By Sebastien Nogier
Gourdon, France, Jul 6 (efe-epa).- The seasonal movement of livestock is most commonly associated with herders driving sheep or cattle through mountain valleys but in the lavender fields of southwest France there is a different type of transhumance, one that takes place in the dead of night.
Jerome Payen is a beekeeper who has been based in the French department of Alpes-Maritimes, in Provence, for 19 years.
The coming of the summer heralds the blooming of the region’s iconic lavender fields, an annual delight for tourists but also for the bees, who travel far and wide to feed on the flowers, sometimes with the help of a human friend.
Each year, like many apiculturists in the region, Jerome selects some of his strongest hives for relocation to the Valensole plateau, some 150 kilometers (93 miles) away from the winter habitat.
This year he earmarked 30 of his 150 hives to make the journey.
His presence at the hives sparks a flurry of activity.
“They’re just trying to impress me, that’s all,” he tells epa-efe. “They’re not so mean.”
“Firstly, we are going to try to find the strong ones.”
Jerome uses a technique to distribute the sustenance in the hive’s cells to maximize the potential of the colony ahead of the summer months.
“And in this way we can strengthen the weaker ones.”
Armed with a smoker filled with dry herbs, Jerome sedates the bees as he inspects the hives before loading them onto his flatbed truck.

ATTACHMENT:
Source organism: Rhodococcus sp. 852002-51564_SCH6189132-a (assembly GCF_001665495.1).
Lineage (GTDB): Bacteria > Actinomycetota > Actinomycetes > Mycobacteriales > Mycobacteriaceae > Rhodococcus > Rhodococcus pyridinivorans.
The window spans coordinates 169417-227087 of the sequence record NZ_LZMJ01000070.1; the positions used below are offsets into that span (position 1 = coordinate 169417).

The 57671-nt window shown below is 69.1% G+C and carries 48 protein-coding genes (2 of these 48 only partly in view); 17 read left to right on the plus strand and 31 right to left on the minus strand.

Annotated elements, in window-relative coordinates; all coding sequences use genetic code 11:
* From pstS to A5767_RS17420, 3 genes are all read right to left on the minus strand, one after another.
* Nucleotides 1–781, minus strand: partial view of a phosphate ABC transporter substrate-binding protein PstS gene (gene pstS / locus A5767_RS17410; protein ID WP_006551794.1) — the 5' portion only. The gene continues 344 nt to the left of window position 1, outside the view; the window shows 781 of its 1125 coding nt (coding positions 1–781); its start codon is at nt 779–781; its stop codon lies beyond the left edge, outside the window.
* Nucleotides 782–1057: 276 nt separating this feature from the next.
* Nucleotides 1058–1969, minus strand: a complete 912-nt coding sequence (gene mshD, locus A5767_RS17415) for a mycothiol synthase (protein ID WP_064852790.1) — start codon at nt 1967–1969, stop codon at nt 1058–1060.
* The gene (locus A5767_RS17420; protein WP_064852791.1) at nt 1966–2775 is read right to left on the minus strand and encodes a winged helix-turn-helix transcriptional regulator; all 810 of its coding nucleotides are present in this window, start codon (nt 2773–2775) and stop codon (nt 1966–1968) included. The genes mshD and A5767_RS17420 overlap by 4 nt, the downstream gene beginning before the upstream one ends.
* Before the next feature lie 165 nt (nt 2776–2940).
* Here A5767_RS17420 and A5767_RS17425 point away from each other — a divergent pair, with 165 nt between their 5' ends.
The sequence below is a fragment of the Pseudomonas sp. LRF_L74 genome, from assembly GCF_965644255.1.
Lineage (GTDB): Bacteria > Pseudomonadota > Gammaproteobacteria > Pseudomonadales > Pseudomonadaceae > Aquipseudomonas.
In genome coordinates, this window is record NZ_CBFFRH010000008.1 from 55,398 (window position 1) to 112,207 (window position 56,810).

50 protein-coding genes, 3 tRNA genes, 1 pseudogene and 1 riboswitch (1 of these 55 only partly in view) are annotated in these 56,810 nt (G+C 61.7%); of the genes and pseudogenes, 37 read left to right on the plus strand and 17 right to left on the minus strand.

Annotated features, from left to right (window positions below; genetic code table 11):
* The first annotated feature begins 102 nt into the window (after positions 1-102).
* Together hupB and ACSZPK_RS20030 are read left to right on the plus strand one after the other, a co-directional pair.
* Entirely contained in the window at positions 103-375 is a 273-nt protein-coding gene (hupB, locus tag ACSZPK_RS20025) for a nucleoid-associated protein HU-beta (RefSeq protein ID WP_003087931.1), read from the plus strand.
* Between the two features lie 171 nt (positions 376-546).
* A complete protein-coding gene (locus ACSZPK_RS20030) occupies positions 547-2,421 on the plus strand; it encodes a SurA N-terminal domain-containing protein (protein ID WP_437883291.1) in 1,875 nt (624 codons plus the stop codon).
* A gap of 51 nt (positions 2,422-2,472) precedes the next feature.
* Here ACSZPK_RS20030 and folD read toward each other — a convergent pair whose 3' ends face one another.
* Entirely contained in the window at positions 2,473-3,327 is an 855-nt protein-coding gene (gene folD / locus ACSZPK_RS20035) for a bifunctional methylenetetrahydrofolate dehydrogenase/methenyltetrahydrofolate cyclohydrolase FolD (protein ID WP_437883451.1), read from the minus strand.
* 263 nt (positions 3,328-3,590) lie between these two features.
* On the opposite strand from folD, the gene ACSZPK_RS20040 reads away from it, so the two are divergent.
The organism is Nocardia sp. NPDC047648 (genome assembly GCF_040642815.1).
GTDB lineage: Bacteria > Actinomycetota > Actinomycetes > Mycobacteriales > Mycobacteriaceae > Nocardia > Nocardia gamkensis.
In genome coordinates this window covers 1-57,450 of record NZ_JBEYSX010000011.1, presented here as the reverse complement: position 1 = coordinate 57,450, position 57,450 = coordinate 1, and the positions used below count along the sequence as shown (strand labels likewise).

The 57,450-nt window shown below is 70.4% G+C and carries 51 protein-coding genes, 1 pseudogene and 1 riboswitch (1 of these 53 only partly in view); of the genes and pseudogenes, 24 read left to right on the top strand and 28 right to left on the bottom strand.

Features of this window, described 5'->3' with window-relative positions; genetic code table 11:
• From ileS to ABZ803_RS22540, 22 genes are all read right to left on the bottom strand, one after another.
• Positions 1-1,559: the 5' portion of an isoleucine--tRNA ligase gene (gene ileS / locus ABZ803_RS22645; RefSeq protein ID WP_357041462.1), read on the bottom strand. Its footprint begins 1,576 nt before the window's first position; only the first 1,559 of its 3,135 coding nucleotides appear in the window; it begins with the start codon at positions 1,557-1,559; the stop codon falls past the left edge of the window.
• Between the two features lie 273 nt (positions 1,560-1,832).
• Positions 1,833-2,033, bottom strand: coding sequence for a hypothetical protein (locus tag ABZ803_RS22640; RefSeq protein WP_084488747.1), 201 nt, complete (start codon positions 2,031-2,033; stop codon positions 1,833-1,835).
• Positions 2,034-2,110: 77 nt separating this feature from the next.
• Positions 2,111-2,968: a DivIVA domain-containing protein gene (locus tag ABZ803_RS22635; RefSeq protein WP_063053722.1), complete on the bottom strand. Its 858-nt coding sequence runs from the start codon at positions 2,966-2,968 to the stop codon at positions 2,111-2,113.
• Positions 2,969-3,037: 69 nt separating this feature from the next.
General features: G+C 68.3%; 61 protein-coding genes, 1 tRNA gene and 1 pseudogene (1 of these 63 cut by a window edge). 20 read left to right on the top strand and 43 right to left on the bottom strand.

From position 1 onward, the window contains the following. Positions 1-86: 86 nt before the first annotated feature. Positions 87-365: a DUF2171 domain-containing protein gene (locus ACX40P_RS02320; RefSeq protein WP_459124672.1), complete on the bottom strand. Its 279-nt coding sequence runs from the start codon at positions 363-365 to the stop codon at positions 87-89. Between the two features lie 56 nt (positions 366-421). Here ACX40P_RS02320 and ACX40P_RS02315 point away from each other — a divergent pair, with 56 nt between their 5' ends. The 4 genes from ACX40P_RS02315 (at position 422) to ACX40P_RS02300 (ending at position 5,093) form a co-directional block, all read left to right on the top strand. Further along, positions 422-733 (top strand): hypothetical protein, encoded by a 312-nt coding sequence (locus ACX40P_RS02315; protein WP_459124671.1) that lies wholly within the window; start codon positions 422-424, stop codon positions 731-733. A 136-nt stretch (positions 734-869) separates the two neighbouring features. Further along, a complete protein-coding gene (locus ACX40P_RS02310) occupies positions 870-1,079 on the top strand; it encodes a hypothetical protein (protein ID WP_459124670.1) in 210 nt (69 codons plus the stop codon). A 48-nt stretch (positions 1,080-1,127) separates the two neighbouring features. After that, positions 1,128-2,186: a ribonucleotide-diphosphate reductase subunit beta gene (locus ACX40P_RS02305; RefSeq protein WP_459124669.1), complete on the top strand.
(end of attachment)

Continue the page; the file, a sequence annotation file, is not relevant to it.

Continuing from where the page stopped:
“It’s to warn them it’s me — Papa Jerome,” he says.
As night falls and the bees have returned from foraging, the transhumance begins.
Using a red light to illuminate the area — red being a color bees cannot see —, Jerome sets off under the cover of darkness. His journey will take him towards the village of Puimoisson.
He offloads the hives before sunrise and as the new day dawns, the bees awake to their new summer pastures, rows up rows of purple lavender, which will lend its taste to the honey harvested later in the year.
According to the regional apiculturalist association, there are around 3,600 beekeepers in the Provence-Alpes-Côte d’Azur region.
Altogether they tend to roughly 163,000 hives, producing 2,500 tons of honey per year, some 8 percent of the national total.
The transhumance of bees helps boost the harvest and diversifies the honey product, the association says, adding that the tradition has been anchored in the region for a long time. EFE-EPA